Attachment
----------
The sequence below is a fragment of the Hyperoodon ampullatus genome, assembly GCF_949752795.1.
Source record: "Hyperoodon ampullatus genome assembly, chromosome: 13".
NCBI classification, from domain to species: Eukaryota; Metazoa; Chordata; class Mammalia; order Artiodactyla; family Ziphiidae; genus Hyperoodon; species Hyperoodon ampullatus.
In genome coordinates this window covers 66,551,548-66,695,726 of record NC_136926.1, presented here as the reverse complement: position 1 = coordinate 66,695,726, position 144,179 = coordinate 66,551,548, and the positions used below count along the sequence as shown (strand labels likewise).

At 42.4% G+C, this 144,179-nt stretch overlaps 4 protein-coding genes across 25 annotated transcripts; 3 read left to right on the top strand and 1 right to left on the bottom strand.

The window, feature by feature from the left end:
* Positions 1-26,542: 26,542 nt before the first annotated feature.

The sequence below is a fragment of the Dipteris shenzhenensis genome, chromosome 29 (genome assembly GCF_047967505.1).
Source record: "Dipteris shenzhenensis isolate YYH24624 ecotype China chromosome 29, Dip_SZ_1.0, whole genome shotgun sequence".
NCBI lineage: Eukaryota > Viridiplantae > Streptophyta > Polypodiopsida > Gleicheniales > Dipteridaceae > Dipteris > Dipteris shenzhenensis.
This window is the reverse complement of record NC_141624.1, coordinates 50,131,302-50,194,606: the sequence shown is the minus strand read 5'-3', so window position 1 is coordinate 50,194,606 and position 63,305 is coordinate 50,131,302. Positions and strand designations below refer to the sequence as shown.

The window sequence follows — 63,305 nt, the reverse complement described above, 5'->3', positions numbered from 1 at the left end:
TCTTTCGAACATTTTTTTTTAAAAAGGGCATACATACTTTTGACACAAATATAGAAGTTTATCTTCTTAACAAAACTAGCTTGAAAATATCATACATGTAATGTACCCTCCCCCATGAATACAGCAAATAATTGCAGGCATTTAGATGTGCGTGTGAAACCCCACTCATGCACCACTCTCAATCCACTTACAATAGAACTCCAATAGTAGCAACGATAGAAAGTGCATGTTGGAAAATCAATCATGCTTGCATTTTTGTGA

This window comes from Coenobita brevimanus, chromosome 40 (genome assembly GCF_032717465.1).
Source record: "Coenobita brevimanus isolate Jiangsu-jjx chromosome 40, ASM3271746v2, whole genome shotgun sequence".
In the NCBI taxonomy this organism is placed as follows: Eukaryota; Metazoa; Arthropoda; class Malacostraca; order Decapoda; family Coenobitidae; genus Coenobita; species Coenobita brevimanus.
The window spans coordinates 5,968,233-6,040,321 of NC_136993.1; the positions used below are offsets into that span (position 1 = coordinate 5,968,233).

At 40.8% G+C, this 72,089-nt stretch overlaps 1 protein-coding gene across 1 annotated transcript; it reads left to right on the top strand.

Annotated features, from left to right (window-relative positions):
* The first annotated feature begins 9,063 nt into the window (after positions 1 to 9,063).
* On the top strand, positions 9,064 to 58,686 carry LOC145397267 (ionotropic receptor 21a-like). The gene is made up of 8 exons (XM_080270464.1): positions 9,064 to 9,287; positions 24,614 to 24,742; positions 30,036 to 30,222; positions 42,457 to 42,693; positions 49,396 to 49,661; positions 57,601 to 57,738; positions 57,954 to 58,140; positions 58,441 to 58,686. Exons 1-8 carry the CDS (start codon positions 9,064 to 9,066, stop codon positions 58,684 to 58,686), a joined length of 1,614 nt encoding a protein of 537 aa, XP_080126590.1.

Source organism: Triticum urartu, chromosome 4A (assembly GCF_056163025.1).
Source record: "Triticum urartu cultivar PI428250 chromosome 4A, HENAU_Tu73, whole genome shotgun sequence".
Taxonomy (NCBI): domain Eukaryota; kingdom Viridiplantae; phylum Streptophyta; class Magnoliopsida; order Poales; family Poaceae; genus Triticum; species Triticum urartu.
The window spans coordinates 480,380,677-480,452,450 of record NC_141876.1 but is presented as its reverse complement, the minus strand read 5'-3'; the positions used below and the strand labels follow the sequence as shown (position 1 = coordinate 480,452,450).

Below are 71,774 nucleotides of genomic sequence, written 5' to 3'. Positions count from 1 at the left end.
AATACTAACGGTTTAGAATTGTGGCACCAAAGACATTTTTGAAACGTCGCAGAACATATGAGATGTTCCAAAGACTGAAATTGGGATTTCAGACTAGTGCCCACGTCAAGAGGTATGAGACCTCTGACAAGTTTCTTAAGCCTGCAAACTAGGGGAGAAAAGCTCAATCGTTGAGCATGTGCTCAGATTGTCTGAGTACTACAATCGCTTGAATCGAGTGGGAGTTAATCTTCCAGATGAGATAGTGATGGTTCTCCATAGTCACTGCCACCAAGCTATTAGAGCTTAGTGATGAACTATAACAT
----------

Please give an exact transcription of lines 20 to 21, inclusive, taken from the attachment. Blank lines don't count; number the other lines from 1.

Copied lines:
* The first annotated feature begins 9,063 nt into the window (after positions 1 to 9,063).
* On the top strand, positions 9,064 to 58,686 carry LOC145397267 (ionotropic receptor 21a-like). The gene is made up of 8 exons (XM_080270464.1): positions 9,064 to 9,287; positions 24,614 to 24,742; positions 30,036 to 30,222; positions 42,457 to 42,693; positions 49,396 to 49,661; positions 57,601 to 57,738; positions 57,954 to 58,140; positions 58,441 to 58,686. Exons 1-8 carry the CDS (start codon positions 9,064 to 9,066, stop codon positions 58,684 to 58,686), a joined length of 1,614 nt encoding a protein of 537 aa, XP_080126590.1.